Through the process of finding out what was wrong with her. She was tested. She was not believed by doctors. A young girl who is so sick that she cannot keep any food down must be making it all up. She was told she was suffering from anorexia. That came to be a wrong diagnosis. Then she was told she was suffering from bulimia. That came to be a wrong diagnosis. Though through the process she still hoped that tomorrow was going to come and she would be back to normal. Because of this, she was not angry for the misdiagnosis. She understood that this was all part of the process for doctors to rule things out.

But what made her angry was when she was constantly told that its all in her head. That she is making it up. Here you have someone who adores food. Who loves to cook and bake. Who continues to eat even though it makes her sick to prove to you that it's not her head. But she was still grateful she had access to one of the best health services in the world.

During this time she was kept alive with tubes.

The first attempts were tubes down her nose to her digestive system to feed her. This did not last long. In fact, as soon it was put in within minutes it came out because she couldn't keep anything down. Many, many attempts were made with these tubes to the point where in a day where attempts were made to put tubes down her nose 4 or 5 times a day.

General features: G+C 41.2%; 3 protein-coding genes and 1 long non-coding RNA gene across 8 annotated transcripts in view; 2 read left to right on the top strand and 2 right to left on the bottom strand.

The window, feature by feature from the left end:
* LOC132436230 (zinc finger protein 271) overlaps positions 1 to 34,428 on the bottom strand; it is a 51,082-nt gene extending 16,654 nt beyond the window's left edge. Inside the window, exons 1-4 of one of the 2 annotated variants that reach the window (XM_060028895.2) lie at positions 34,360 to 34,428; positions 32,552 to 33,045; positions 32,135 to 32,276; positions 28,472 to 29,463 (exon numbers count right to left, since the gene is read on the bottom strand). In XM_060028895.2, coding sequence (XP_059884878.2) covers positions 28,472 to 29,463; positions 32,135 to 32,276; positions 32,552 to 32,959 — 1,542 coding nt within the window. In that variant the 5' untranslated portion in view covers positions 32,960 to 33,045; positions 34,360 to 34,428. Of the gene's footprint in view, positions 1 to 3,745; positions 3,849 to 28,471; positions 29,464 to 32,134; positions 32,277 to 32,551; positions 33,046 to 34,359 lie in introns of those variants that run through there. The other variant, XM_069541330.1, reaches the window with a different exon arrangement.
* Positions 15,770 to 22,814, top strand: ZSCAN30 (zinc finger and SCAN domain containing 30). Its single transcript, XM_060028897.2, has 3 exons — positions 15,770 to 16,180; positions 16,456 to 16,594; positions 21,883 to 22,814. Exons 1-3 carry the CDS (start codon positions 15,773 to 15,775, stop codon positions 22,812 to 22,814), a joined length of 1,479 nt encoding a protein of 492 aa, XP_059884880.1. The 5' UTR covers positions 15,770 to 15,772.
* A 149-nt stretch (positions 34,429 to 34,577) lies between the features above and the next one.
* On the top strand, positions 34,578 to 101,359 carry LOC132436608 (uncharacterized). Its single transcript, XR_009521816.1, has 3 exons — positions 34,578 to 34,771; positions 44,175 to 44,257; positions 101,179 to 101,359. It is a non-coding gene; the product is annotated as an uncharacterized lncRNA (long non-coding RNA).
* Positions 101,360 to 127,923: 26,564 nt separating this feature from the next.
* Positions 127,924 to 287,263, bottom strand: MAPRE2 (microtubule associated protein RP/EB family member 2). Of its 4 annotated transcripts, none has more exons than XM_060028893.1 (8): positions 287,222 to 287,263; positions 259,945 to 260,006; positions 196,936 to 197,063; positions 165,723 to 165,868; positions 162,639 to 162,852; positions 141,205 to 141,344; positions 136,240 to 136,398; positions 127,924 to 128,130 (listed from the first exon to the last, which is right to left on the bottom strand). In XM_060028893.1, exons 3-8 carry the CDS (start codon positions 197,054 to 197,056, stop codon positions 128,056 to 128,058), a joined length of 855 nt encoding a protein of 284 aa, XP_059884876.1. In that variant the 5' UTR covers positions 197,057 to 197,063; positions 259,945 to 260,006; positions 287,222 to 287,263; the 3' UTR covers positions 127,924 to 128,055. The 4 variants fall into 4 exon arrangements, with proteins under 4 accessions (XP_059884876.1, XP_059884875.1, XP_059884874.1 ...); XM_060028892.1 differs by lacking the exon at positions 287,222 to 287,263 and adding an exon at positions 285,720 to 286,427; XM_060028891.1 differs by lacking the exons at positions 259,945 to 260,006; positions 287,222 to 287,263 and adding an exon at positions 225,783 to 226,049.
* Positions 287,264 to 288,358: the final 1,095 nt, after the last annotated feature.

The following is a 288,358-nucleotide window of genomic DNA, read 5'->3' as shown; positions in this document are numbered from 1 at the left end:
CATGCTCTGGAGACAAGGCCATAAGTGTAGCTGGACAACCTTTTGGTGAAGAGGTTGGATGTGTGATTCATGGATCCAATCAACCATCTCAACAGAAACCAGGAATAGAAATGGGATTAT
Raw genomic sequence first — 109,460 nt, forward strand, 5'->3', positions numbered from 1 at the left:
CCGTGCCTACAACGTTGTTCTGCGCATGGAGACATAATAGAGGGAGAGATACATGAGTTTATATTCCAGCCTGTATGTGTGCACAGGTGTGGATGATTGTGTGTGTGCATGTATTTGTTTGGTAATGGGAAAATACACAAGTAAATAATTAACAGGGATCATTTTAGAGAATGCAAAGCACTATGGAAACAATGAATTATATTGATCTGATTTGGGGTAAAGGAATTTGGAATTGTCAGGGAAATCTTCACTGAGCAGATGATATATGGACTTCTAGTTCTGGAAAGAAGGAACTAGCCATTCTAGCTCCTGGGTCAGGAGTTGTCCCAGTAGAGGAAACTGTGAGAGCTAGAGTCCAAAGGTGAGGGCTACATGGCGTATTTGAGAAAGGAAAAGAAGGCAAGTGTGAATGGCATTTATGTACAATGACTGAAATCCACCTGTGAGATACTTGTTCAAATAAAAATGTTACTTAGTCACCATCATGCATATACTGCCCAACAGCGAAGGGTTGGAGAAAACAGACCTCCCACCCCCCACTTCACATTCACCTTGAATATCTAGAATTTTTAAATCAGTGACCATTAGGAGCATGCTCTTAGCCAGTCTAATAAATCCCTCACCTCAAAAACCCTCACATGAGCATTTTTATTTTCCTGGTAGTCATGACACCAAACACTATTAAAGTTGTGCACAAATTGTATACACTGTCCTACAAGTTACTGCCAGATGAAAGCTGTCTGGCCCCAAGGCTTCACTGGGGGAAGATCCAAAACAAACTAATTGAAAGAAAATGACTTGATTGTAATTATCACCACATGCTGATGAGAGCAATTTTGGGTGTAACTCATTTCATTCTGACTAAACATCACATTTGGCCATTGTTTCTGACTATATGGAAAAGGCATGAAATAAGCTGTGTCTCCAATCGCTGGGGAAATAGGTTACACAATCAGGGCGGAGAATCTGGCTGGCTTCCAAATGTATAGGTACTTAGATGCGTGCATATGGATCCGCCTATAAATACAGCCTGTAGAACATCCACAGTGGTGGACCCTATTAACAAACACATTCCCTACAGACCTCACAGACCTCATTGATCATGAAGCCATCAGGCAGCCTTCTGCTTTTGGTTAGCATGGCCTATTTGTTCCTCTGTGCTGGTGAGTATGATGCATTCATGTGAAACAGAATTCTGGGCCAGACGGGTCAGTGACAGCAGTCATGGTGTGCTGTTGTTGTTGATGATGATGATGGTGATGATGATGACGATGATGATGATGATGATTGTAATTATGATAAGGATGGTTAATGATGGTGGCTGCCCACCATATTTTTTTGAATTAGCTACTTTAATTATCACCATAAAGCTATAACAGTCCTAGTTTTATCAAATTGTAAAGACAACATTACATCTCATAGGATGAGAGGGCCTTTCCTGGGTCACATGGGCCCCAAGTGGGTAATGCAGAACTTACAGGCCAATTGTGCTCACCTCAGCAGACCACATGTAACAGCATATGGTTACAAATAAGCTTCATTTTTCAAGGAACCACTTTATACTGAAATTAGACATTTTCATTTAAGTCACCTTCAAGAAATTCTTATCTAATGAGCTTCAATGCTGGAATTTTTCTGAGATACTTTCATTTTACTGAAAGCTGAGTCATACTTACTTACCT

Then came the tubes in her tummy. Now, these were many too that were surgically place. These were ones that would be used long term. But her body could not handle the feeds.

In the desperate attempts to make sure she did not lose any more weight, she had tubes that went into the artery of the heart that would feed her IV nutrition that would avoid her digestive system.


After months of doctors scratching their heads and trying experimental treatments and diagnosis, she was finally visited by a specialist who specified a specific scan that will diagnose her. And that scan did diagnose her.

When she was diagnosed she continued to stay in the hospital to come up with a strategy to give her a good quality of life. Her diagnoses let her know that her life was not going to be the same. After gaining her weight and energy she was trained up on how to take her medications and feed and thus was left with tubes in her tummy that would feed her daily. This meant she was going to be stuck to a pump all day long to give her nutrition and in return, it will keep her alive.